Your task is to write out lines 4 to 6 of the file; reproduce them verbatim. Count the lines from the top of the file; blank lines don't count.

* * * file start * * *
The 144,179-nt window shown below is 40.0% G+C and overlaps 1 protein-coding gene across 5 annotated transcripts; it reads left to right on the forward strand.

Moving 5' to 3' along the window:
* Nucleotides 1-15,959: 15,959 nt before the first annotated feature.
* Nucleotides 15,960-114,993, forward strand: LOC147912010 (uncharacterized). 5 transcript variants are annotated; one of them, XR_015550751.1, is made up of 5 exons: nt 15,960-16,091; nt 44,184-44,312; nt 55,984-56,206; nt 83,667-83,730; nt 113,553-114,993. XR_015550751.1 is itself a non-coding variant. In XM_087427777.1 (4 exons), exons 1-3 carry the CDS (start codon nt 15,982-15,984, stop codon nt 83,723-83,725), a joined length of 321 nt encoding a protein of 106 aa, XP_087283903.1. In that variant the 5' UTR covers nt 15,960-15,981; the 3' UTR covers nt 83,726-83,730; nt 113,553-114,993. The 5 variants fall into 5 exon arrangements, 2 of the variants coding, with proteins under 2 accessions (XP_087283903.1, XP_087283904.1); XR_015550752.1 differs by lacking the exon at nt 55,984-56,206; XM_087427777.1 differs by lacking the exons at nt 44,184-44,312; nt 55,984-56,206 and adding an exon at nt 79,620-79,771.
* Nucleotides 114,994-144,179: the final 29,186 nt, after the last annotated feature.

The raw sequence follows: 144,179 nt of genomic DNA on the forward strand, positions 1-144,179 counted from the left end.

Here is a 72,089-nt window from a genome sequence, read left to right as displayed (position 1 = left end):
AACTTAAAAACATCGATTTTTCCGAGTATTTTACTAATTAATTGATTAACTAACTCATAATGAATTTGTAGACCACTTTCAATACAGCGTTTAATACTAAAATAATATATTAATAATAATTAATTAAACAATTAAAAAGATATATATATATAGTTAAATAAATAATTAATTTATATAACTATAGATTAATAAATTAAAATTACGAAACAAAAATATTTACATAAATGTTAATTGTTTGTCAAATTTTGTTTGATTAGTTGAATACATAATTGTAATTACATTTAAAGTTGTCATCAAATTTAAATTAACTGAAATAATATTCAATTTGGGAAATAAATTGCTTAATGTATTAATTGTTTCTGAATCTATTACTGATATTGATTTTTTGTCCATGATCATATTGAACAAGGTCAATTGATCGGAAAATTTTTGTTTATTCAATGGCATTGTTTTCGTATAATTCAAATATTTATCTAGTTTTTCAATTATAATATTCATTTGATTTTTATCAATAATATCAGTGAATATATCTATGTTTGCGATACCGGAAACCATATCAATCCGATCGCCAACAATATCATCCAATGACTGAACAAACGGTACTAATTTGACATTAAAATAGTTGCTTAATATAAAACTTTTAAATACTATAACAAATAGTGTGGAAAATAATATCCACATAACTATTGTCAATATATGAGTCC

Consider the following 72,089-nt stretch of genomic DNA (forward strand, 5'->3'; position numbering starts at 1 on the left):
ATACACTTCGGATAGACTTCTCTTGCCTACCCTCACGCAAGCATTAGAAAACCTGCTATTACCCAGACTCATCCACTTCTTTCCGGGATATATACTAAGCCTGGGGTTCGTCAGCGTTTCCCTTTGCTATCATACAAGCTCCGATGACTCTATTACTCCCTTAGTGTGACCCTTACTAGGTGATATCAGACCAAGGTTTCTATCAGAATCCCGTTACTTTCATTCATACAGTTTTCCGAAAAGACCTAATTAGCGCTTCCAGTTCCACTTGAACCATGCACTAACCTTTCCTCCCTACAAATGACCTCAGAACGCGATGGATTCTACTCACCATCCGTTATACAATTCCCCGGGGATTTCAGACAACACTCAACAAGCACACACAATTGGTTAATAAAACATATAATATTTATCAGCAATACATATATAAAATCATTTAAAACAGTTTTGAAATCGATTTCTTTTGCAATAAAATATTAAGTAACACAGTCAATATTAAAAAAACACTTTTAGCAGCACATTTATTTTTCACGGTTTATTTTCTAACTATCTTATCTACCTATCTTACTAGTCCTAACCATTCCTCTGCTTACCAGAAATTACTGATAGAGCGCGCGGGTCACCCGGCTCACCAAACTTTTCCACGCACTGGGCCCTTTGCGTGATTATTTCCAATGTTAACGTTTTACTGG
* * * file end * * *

* Nucleotides 15,960-114,993, forward strand: LOC147912010 (uncharacterized). 5 transcript variants are annotated; one of them, XR_015550751.1, is made up of 5 exons: nt 15,960-16,091; nt 44,184-44,312; nt 55,984-56,206; nt 83,667-83,730; nt 113,553-114,993. XR_015550751.1 is itself a non-coding variant. In XM_087427777.1 (4 exons), exons 1-3 carry the CDS (start codon nt 15,982-15,984, stop codon nt 83,723-83,725), a joined length of 321 nt encoding a protein of 106 aa, XP_087283903.1. In that variant the 5' UTR covers nt 15,960-15,981; the 3' UTR covers nt 83,726-83,730; nt 113,553-114,993. The 5 variants fall into 5 exon arrangements, 2 of the variants coding, with proteins under 2 accessions (XP_087283903.1, XP_087283904.1); XR_015550752.1 differs by lacking the exon at nt 55,984-56,206; XM_087427777.1 differs by lacking the exons at nt 44,184-44,312; nt 55,984-56,206 and adding an exon at nt 79,620-79,771.
* Nucleotides 114,994-144,179: the final 29,186 nt, after the last annotated feature.

The raw sequence follows: 144,179 nt of genomic DNA on the forward strand, positions 1-144,179 counted from the left end.